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Repointing Victorian brickwork: are they using the right mortar?

Discussion in 'Building' started by chriseastlondon, 24 Jan 2021.

  1. chriseastlondon

    chriseastlondon

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    Hi. I'm getting the brickwork on my Victorian terrace house repointed. Before the builders started, I asked what type of mortar they use. They told me lime mortar. But they're using Portland cement.

    A couple of people have told me cement mortar is fine for brick. But I thought that's what you were not supposed to use for repointing old brickwork. Am I wrong?

    I'd be really grateful for any advice.
     
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  3. Seafarer1966

    Seafarer1966

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    Lime mortar is often used to repoint stone walls. Stone weathers more than fired brick and the lime mortar weathers down with the stone. If someone has used cement mortar to repoint stone in a few years it is common to see the pointing standing proud of the stone (a few mm or more above the surface of the stone).

    In your case the use of cement mortar to repoint red brick shouldn't be a problem as fired brick doesn't weather as much as stone.
     
  4. domdee

    domdee

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    Lime is used for its breathing properties. Old houses need to breath. Depending on your bricks, they can become damaged by frost if cement is used. Lime is more flexible
     
  5. JohnD

    JohnD

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    where are you, and what colour are the bricks?
     
  6. chriseastlondon

    chriseastlondon

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    Hi. Thanks for your replies.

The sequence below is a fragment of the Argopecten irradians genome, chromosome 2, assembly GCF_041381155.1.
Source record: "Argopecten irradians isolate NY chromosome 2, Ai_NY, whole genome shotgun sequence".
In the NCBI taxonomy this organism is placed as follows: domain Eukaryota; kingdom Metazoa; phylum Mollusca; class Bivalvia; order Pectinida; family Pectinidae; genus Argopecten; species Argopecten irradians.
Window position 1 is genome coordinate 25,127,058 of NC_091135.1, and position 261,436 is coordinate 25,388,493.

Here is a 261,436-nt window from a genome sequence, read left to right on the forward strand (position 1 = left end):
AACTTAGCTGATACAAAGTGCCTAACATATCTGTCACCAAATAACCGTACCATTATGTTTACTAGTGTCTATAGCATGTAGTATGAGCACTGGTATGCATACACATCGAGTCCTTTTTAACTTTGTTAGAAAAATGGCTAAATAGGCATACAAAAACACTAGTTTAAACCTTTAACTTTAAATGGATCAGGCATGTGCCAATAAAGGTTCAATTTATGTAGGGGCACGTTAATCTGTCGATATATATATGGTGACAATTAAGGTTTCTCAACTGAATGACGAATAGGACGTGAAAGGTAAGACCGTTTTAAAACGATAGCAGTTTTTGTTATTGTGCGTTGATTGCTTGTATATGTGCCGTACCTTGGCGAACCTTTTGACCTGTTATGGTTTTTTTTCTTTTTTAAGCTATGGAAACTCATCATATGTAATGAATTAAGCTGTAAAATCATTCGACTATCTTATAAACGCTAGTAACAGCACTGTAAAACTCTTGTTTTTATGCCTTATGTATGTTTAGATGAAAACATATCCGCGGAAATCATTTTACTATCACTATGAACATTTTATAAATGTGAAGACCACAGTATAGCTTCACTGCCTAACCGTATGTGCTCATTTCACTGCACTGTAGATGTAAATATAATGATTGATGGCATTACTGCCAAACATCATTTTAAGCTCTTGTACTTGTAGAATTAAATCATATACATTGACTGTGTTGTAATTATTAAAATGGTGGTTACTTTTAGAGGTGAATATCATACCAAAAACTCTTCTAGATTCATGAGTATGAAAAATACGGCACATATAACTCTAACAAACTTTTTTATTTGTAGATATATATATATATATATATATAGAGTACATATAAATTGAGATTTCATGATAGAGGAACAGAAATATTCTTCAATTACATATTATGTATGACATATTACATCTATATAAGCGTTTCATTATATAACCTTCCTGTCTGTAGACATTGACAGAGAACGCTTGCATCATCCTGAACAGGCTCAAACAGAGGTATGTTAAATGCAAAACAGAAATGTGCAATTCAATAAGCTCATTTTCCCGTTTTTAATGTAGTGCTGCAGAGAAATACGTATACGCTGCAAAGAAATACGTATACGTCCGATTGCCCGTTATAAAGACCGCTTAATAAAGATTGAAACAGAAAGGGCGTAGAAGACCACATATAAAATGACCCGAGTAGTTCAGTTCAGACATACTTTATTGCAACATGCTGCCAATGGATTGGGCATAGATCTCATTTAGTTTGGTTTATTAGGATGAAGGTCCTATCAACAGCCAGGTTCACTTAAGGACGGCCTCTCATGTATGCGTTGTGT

I'm in London. The bricks on the front of my house are red. The bricks on the back are yellow London stock.
     
  7. stuart45

    stuart45

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    Lime mortar shouldn't have any OPC added to it.
     
  8. sxturbo

    sxturbo

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    I believe you need lime mortar.

    It helps the building breath, and as has been said it also saves the bricks.

    Assuming you have solid walls and not cavity being that it's a Victorian house you definately need it to breath.
     
  9. bourbon

    bourbon

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    If your builder said he was going to use Lime mortar, then uses something else, He obviously lied. What else is he going to lie about?
     
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  11. ^woody^

    ^woody^

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    Yes.

    You point in lime mortar if the house was built with it. If it's cement mortar then you use that.
     
  12. gasbanni

    gasbanni

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    For your info ......

    https://historicengland.org.uk/images-books/publications/repointing-brick-and-stone-walls/

    https://www.limebase.co.uk/lime-mortars

    What's happens if a strong cement mortar is used depending on the location of the wall regarding prevailing wind and rain is that instead of having to repoint in a few years time, is this.... the mortar will be fine but your bricks will erode. You want a weak mortar that evaporation of water in the wall will evaporate from.
    I doubt your builder knows what he's doing ......Because many don't point old buildings sympathetically.

    I've got images of stone work and brick where the substrate has eroded away but the cement rich mortar stands out in ridges !
    Get another builder.
    Lime breathes absorbs water and dry's out, cement is impervious. You need walls to breathe.
     
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  13. JohnD

    JohnD

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    yellow London stock are not a strong brick.

    Red ones vary. Photo may help.
     
  14. chriseastlondon

    chriseastlondon

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    Last edited: 25 Jan 2021
  15. chriseastlondon

    chriseastlondon

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    Where the builders have left their materials, well as the bags of cement there are 2 types of sand - building sand and plastering sand. Is there any problem with using either of those?
     
    Last edited: 25 Jan 2021
  16. chriseastlondon

    chriseastlondon

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    The house was built between 1881 and 1891, probably around 1888.
     
  17. chriseastlondon

    chriseastlondon

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    I've spoken to the builders and they say they use a mixture of lime and cement (not just cement) in the mortar.
     
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